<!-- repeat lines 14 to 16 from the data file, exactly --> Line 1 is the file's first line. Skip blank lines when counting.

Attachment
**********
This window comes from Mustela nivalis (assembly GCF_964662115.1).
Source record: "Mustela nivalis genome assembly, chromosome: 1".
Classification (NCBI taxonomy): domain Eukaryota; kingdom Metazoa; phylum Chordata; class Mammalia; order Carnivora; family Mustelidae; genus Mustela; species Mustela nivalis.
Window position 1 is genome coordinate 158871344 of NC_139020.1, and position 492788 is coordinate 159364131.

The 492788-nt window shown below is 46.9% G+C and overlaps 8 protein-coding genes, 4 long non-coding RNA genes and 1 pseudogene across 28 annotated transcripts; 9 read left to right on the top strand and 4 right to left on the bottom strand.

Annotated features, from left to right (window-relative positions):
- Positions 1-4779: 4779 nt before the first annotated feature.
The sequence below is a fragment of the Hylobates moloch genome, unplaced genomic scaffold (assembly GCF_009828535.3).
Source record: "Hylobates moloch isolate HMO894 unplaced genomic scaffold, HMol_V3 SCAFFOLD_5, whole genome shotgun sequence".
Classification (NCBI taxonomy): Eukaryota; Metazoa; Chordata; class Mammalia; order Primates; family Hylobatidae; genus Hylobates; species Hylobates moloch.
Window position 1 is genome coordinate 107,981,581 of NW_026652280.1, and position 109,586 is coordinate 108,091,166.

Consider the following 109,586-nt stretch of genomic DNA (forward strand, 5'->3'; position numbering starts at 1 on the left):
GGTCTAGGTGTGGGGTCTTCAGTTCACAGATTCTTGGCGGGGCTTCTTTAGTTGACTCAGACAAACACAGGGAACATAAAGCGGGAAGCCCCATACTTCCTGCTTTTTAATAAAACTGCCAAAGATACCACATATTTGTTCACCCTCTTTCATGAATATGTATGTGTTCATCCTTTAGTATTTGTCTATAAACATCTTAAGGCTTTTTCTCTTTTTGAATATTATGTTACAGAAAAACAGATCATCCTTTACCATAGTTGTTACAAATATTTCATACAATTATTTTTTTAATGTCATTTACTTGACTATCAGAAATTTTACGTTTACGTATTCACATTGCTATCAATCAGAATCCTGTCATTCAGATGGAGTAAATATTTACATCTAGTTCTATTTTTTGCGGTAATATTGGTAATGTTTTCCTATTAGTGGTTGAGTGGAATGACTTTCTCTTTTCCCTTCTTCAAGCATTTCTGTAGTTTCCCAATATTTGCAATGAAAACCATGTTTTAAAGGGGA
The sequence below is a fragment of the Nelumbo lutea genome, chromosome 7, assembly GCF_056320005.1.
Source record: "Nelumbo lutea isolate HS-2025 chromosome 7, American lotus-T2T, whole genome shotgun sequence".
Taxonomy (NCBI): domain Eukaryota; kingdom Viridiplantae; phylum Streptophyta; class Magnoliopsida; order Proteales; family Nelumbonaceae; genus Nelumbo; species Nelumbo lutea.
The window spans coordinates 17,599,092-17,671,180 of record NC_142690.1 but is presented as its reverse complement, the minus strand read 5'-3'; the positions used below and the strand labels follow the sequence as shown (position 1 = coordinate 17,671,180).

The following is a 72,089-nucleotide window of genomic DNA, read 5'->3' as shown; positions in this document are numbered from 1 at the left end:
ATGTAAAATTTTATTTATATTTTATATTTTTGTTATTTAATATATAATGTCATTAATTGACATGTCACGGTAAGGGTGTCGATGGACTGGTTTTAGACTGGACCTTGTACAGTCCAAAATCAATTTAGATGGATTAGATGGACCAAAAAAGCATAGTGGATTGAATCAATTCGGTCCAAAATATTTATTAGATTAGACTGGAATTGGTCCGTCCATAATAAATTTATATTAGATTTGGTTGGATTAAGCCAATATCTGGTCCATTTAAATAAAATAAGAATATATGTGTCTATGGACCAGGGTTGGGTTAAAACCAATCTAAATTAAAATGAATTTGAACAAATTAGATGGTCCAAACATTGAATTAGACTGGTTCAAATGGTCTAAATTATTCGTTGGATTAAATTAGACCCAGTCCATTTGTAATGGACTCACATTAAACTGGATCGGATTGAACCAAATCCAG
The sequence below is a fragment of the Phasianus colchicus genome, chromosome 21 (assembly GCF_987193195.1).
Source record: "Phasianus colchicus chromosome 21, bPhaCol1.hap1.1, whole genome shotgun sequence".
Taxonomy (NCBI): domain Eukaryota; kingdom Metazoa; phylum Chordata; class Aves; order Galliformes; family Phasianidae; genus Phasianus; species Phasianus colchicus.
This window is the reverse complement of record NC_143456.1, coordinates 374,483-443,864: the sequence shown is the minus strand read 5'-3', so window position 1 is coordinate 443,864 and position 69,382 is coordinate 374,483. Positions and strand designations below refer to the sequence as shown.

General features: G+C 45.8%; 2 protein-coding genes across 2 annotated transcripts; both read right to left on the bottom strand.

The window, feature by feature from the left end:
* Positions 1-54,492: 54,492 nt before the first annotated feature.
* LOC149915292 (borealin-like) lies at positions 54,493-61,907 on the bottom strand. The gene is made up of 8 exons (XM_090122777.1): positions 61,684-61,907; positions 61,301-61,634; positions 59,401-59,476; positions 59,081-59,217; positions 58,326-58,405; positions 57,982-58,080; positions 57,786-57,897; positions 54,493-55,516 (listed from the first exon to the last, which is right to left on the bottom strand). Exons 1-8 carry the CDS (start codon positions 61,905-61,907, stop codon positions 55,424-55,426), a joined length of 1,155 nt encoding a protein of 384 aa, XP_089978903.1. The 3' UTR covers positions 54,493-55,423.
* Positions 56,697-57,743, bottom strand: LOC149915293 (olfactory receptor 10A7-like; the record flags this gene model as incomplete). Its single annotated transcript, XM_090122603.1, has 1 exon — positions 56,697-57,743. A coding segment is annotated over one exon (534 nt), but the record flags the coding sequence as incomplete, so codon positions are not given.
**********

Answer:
The sequence below is a fragment of the Nelumbo lutea genome, chromosome 7, assembly GCF_056320005.1.
Source record: "Nelumbo lutea isolate HS-2025 chromosome 7, American lotus-T2T, whole genome shotgun sequence".
Taxonomy (NCBI): domain Eukaryota; kingdom Viridiplantae; phylum Streptophyta; class Magnoliopsida; order Proteales; family Nelumbonaceae; genus Nelumbo; species Nelumbo lutea.